Things You'll Need
Chef's knife or hatchet
Sage, thyme, rosemary, lavender, or lemon verbana
Distilled or filtered water
Container (pump bottle, empty shampoo bottle, or glass jar)
Spoon or electric mixer
Yucca, also known as soaptree, is an edible plant with tuberous roots which are rife with natural saponins, the soap-making (or saponifying) ingredient which causes lather as well as the carbonated soda ingredient that causes root beer or sarsaparilla to froth. The root also has emollient properties which have a soothing and moisturizing effect, making yucca root soap ideal for people with sensitive skin, or who have allergies to chemical lye or glycerin soaps. In addition, yucca soap bars can be used interchangeably as human and pet shampoo.
Processing Yucca Root
Clean the yucca root thoroughly with a vegetable brush to remove loose dirt and loosen the skin.
Peel the outer layer of skin off with a vegetable peeler. Take care to ensure the inner, white roots remain free of dirt from the outer peel.
Chop the root into small pieces about the size of golf balls for processing. Yucca roots are compact and sticky to work with, so a sharp chef's knife or hatchet will be best for this job.
Pulverize smaller bits of yucca root in a blender.
Spread evenly onto a wax-paper-lined cookie sheet and set it in the oven to dry at about 200 degrees Fahrenheit for an hour or more. Check the pulp frequently as drying time will vary.
Yucca Liquid Soap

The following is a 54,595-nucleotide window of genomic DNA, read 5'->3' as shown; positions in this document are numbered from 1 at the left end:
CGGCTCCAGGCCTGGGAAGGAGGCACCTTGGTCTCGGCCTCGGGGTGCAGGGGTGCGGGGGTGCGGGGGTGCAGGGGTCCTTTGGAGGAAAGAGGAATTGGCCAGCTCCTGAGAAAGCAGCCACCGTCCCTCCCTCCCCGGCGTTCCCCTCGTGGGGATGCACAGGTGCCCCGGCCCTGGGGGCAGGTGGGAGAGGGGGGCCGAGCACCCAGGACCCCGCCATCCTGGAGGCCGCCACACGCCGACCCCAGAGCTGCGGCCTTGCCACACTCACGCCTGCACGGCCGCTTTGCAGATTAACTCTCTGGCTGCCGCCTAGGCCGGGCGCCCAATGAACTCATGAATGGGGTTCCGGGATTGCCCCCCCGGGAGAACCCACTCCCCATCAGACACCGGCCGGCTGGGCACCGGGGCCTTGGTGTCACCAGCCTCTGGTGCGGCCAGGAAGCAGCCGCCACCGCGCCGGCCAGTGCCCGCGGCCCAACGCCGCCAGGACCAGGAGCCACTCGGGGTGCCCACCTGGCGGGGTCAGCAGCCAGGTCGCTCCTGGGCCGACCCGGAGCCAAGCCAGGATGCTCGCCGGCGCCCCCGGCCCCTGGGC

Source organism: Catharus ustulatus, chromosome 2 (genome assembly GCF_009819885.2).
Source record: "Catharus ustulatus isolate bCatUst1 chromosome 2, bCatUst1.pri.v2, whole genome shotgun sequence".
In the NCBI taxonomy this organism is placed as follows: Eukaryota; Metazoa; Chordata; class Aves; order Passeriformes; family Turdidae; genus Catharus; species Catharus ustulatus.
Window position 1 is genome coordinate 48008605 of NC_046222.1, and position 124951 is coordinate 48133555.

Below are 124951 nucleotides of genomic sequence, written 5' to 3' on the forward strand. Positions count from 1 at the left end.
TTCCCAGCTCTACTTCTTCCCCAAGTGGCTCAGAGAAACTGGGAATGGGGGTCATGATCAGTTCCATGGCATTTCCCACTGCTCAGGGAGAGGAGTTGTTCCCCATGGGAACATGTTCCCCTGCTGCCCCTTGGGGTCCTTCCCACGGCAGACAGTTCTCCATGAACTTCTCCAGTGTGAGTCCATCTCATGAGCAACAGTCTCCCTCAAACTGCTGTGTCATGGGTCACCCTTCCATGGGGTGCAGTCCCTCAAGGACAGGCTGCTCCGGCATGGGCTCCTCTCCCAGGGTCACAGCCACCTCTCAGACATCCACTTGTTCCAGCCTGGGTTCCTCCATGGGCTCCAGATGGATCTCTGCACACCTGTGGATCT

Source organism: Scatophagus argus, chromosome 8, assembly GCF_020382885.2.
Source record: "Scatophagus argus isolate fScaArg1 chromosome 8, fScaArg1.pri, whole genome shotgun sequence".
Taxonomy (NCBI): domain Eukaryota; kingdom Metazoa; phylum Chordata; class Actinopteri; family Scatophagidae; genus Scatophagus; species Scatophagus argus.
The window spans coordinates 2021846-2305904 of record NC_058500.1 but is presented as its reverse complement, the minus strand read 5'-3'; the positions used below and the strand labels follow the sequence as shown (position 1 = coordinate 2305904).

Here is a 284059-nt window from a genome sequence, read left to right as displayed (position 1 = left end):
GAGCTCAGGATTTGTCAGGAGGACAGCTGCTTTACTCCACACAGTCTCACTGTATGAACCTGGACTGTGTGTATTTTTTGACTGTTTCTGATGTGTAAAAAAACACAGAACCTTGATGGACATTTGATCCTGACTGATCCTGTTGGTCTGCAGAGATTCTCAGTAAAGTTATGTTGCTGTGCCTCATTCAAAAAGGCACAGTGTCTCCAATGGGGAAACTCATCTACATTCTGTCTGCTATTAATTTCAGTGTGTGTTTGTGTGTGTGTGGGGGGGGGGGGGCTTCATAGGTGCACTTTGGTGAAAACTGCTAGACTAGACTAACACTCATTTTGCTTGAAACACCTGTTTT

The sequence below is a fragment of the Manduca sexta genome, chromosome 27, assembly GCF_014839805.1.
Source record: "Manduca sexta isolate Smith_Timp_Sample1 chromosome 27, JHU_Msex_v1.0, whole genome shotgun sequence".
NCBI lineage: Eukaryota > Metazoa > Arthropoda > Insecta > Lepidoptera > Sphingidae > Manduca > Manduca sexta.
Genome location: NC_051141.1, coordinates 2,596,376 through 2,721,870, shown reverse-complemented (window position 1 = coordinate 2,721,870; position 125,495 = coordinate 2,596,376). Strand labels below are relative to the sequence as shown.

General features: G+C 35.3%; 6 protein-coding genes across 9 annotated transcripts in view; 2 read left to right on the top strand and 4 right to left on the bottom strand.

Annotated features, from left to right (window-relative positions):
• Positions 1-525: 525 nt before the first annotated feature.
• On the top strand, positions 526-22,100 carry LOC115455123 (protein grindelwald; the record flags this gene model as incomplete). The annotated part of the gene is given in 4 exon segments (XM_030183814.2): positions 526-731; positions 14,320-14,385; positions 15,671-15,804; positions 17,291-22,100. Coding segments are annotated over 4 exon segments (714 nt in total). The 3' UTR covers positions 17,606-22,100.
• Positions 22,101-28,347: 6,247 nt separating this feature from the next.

Chop an herb with a strong and pleasant scent (such as sage, thyme, rosemary, lavender, or lemon verbana) and place in a glass jar filled with 100 mm of distilled or filtered spring water. Place the jar in the hot sun for 4 to 6 hours to infuse the water with the herb.
Grate a block of dried yucca root finely into a dish until you have about 100 grams of yucca powder.
Add yucca root powder to 400 mm of distilled water in a pot and bring to a boil for ten minutes. Reduce to a simmer until the root has dissolved. Stir constantly. The root will lather, so watch the mixture carefully to prevent boil-over.
Add yucca liquid to your herbal infusion. Add 15 to 20 drops of essential oil which has a scent you find compatible with the scent of your herbal infusion. Mix in 2 tbsp. vegetable glycerin and stir. Place the mixture in a pump bottle, a reused shampoo bottle, or a glass jar for storage.
Yucca Bar Soap
Process yucca root into a pulp using the instructions above. Set the pulp aside before drying.
Remove yucca pulp to a bowl and add 15 to 20 drops of your favorite essential oil. Stir mixture together until essential oil is worked in. The pulp will be thick and sticky, so use a strong-handled spoon or an electric mixer.
Line a cake pan with wax paper and spread the yucca root pulp and essential oil mixture onto the paper. Use a narrow pan to create thick bars of soap.
Set the pan in the sun to dry or bake in the oven at about 200 degrees for an hour or so until dry to the touch.
Cut the dried yucca into bars of soap using a kitchen knife, and your soap is ready to use.
For extra-emollient bar soap, try adding crushed almond powder or rolled oats to your yucca bar to both soften and exfoliate your skin.
Test your yucca concoction on a small patch of skin to ensure you don't have allergies and/or consult a doctor before using.